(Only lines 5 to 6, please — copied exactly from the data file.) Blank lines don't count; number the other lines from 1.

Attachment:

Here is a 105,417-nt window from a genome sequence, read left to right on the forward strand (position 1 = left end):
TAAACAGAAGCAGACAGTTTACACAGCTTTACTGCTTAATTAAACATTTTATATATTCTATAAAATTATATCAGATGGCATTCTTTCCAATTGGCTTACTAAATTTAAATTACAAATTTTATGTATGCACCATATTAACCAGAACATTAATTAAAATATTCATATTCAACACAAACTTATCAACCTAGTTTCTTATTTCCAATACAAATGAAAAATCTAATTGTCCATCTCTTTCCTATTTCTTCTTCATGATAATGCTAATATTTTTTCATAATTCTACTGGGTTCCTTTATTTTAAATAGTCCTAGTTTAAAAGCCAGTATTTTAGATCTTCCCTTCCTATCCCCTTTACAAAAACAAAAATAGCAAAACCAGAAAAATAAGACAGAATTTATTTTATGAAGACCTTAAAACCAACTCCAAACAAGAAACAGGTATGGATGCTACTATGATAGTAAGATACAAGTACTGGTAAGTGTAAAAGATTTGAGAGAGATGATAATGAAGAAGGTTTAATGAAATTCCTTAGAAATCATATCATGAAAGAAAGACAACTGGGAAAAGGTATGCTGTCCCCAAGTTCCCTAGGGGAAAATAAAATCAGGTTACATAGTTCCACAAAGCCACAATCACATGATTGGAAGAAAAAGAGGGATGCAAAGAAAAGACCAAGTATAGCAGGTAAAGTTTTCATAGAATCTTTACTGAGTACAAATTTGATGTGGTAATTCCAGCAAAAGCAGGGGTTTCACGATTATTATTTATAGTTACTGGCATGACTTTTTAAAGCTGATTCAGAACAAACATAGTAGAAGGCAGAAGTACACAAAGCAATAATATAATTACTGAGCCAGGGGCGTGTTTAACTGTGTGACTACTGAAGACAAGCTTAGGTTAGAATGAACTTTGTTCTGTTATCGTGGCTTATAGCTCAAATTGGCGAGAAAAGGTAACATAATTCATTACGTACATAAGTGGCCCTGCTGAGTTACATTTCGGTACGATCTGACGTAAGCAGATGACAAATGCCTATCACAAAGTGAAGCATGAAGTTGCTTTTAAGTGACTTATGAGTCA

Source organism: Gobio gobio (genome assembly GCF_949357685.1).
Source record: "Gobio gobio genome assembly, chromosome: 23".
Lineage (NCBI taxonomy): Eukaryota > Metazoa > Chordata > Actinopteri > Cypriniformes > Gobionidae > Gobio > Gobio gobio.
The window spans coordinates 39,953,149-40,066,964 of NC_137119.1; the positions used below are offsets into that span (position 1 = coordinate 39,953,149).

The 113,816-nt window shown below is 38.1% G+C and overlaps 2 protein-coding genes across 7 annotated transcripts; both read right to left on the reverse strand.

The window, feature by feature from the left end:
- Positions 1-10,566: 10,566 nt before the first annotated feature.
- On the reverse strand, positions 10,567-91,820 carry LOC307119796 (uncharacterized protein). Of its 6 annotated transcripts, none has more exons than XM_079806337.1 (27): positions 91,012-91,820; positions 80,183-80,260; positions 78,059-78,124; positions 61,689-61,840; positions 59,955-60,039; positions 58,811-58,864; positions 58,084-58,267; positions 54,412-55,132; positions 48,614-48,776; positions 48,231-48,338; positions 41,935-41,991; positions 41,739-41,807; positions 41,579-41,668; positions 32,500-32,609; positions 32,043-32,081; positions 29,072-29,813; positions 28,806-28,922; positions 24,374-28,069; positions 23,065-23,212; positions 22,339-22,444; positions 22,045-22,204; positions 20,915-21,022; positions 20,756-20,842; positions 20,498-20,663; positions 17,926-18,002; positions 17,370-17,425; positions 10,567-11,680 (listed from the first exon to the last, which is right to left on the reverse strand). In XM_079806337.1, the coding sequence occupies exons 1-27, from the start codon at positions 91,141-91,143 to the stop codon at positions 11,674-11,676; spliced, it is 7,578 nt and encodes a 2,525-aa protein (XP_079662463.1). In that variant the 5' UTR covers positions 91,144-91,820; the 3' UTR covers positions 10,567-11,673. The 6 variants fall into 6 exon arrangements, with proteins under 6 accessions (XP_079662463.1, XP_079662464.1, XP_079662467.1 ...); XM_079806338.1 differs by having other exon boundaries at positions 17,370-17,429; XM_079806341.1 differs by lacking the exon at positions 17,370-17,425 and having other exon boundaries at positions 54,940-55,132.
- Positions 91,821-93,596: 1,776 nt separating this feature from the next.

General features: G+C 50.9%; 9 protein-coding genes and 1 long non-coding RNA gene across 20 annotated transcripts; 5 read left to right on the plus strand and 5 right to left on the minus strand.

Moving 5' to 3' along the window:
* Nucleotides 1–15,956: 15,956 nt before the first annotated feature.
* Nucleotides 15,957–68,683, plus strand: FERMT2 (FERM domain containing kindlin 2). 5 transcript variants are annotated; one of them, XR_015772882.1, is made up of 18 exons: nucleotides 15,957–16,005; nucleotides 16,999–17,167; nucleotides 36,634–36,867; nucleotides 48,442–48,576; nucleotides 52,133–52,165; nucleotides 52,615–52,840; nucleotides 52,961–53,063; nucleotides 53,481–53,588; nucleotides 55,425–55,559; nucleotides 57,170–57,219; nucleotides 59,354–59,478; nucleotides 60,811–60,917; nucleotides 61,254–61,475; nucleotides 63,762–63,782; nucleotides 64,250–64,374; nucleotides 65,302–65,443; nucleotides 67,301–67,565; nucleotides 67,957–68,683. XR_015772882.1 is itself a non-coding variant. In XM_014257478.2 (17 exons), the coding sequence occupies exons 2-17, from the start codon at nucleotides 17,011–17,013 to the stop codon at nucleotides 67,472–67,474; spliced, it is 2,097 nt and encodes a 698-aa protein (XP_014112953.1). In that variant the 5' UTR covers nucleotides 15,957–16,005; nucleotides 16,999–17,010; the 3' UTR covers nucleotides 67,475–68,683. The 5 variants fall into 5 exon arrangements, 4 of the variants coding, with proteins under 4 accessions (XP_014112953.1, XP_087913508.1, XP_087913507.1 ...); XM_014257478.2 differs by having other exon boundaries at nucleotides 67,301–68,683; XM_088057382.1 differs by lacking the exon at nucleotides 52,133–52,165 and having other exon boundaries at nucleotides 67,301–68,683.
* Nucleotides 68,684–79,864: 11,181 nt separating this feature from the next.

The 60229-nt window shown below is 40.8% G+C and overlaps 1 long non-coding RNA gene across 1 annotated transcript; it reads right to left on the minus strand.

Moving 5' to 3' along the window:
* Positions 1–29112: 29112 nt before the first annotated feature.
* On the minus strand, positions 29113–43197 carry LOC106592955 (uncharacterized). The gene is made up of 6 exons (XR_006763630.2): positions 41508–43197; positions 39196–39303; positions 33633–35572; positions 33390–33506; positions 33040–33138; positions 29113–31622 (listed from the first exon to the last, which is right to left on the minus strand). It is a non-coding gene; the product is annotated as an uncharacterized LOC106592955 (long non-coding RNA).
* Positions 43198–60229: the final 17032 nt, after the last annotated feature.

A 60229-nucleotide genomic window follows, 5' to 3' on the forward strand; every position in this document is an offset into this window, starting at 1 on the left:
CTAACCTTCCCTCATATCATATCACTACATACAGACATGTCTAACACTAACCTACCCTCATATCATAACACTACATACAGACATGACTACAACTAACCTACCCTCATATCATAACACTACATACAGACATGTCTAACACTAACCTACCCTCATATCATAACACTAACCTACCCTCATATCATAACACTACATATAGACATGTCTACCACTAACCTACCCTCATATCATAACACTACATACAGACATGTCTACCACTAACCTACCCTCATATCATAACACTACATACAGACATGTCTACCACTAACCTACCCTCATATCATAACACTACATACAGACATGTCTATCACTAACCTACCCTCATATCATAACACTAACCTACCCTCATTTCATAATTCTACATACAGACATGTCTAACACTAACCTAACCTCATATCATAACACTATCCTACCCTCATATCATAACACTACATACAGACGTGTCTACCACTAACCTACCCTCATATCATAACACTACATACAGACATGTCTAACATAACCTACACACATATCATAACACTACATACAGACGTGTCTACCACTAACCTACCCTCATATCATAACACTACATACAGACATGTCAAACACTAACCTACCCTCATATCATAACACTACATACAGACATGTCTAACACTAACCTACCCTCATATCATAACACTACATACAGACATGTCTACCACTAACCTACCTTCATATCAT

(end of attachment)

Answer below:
Lineage (NCBI taxonomy): Eukaryota > Metazoa > Chordata > Actinopteri > Cypriniformes > Gobionidae > Gobio > Gobio gobio.
The window spans coordinates 39,953,149-40,066,964 of NC_137119.1; the positions used below are offsets into that span (position 1 = coordinate 39,953,149).